Other PHS/Corizon Legal Suits

wrongful death and malpractice lawsuit was filed in St. Louis last year over the death of a jail inmate from complications of a heart problem. The suit alleges that the prisoner collapsed and died an hour after a doctor instructed jail staff to send him to a hospital immediately. Records show that a Corizon nurse believed that the prisoner’s episodes were ‘staged,’ and point to numerous instances of doctor’s orders not being consistently followed. (“Suit blames St. Louis medical care in inmate’s death,” St. Louis Post Dispatch, 5/24/12).


In 2012, Corizon paid the city of Philadelphia a $1.8 million fine after an investigation found the company was using a sham female-owned subcontractor to falsely claim it was meeting city requirements for participation by firms owned by women or people of color. A rival company owned by a woman claimed that it submitted a bid that was $3.5 million per year less than Corizon’s. Despite the fine, Corizon retained its right to bid on contracts and is up for renewal. Meanwhile, the city has paid out at least $1 million since 1995 to settle lawsuits over negligent medical care.. (“With contract out to bid, prison health care questioned,” Philadelphia Daily News, 8/28/12 and “City questioned over prison health care firm,” Philadelphia Daily News, 1/10/13).


federal lawsuit against the Minnesota Department of Corrections was filed last year after an inmate with a history of seizures was denied emergency care by a Corizon nurse who overrode doctors’ orders for an ambulance. Within an hour, the man suffered irreversible brain damage that led to his death. Records indicate that Corizon’s “rationed care philosophy” is at the root of many such problems. For example, no Corizon doctors work after 4pm or on weekends. Nurses employed by the state department of corrections end their shifts at 10:30pm, leaving the prisons without medical staff overnight. Under Corizon’s contract, there is just one on-call doctor to serve the entire state prison system, and this doctor cannot access the medical files because the health services units are shut down overnight. (“Prisoner dies after denial of care,” Minneapolis Star Tribune, 7/9/12).


Washington County, OR ordered an audit of Corizon’s jail health servicesafter the county went $171,000 over its almost $4.6 million budget in FY 2011-12. Cost overruns were reportedly common over the past six years. However, the county ran into “legal roadblocks” in obtaining the needed documents from Corizon. The company’s lack of transparency prompted the county to amend its contract with Corizon in 2012 in order to ensure that the county will have access to financial records and other documents, as well as the ability to perform site reviews. (“Long-delayed Washington County audit of jail health services points to contract problems, new auditing approach,” The Oregonian, 8/20/12).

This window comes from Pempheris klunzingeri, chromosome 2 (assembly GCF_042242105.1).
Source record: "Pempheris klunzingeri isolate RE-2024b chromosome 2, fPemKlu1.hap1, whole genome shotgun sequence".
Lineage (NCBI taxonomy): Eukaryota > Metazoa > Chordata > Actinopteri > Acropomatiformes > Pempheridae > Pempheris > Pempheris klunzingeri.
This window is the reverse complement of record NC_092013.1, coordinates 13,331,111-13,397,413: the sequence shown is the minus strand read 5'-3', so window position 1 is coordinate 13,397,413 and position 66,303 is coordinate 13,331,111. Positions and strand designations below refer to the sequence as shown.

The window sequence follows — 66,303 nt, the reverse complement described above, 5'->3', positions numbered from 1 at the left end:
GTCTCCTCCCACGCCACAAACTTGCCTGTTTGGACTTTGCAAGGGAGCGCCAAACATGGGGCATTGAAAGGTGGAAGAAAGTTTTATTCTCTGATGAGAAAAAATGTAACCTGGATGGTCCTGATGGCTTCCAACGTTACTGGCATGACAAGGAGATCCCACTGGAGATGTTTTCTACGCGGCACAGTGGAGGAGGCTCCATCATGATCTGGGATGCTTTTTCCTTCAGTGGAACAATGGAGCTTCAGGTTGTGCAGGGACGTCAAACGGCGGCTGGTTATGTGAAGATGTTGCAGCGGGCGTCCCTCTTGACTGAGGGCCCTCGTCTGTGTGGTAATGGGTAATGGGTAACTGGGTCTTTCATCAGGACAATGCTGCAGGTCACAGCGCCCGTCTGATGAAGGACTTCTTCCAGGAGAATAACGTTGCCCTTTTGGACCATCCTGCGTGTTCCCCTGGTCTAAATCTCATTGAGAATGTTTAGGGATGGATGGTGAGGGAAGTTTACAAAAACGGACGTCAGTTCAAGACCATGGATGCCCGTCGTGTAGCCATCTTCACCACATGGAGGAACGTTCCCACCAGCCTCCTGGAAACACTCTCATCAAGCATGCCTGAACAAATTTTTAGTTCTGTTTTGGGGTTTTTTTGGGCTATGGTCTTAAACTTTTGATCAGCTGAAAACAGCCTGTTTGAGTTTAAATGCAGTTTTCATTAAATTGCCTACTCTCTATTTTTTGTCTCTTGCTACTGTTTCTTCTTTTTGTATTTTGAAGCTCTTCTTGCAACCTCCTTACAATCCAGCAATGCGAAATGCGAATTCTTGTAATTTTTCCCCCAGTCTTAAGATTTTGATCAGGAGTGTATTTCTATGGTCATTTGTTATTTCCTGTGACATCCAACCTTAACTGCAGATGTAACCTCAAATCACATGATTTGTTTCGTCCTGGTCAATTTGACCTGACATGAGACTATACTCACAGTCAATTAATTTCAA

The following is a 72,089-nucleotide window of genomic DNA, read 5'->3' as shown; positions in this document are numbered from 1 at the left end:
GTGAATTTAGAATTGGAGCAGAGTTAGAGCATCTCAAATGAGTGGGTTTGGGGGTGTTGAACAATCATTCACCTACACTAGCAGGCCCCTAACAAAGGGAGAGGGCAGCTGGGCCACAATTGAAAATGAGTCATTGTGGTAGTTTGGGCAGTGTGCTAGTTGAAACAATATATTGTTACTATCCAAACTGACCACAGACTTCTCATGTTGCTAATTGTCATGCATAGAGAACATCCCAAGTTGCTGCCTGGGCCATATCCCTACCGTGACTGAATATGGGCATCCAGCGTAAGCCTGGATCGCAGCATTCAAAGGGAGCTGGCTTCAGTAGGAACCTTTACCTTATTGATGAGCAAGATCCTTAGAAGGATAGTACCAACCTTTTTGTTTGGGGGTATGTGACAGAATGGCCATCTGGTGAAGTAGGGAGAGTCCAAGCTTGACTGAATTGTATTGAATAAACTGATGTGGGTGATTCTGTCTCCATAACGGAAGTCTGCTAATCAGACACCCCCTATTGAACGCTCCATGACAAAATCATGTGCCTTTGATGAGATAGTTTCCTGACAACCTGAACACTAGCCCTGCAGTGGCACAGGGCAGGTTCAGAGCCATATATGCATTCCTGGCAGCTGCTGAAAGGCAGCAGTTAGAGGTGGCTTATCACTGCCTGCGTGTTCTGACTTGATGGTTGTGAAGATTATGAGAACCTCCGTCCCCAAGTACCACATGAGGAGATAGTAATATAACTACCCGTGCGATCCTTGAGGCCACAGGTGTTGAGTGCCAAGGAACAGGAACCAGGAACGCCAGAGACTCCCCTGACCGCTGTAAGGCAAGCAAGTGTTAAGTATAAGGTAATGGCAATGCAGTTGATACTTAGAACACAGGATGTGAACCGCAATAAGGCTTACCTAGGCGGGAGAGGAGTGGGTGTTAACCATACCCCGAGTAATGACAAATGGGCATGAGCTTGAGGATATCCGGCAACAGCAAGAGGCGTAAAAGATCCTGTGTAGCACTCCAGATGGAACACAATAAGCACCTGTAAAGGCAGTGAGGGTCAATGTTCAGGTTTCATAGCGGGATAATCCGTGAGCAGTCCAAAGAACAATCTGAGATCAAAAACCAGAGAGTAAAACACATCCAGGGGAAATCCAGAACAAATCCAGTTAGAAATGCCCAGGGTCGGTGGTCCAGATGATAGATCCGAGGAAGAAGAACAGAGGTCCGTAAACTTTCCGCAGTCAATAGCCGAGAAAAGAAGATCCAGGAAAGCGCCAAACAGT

In 2011, Corizon was fined nearly $400,000 by the state of Idaho forfailing to meet some of the most basic health care requirementsoutlined by the state. Among the problems listed were the fact that one women’s prison had gone without an OB/GYN for two years and another maximum security prison had no staff psychologies for at least 8 months. These lapses were in violation of Idaho’s contract, which requires that vacant positions be filled within 60 days. The Director of the Department of Corrections indicated that the steep fines were the only way to ensure that the corporation comply with its contract requirements. “They’re bottom-line driven,” he remarked. (“Idaho fines prison health care company $382K,” Associated Press, 6/5/11).


Then, in 2012, A Federal report on the Idaho State Correctional Institution charged that prison care under Corizon “amounts to cruel and unusual punishment.” The court-ordered report, part of decades of litigation by Idaho inmates, was released publicly even though the state had argued to keep the report sealed. The report states that Idaho Department authorities are “deliberately indifferent to the serious health care needs of their charges,” says corrections medical expert Dr. Marc Stern, who was appointed by the court to review Idaho prison care. According to the report, Corizon failed 23 of 33 audit categories in 2010 – and despite feedback and follow-up – failed 26 of 33 categories in 2011. (“Federal court unseals report on prison health care,” KIVI News, 3/19/12). You can read thefull report here.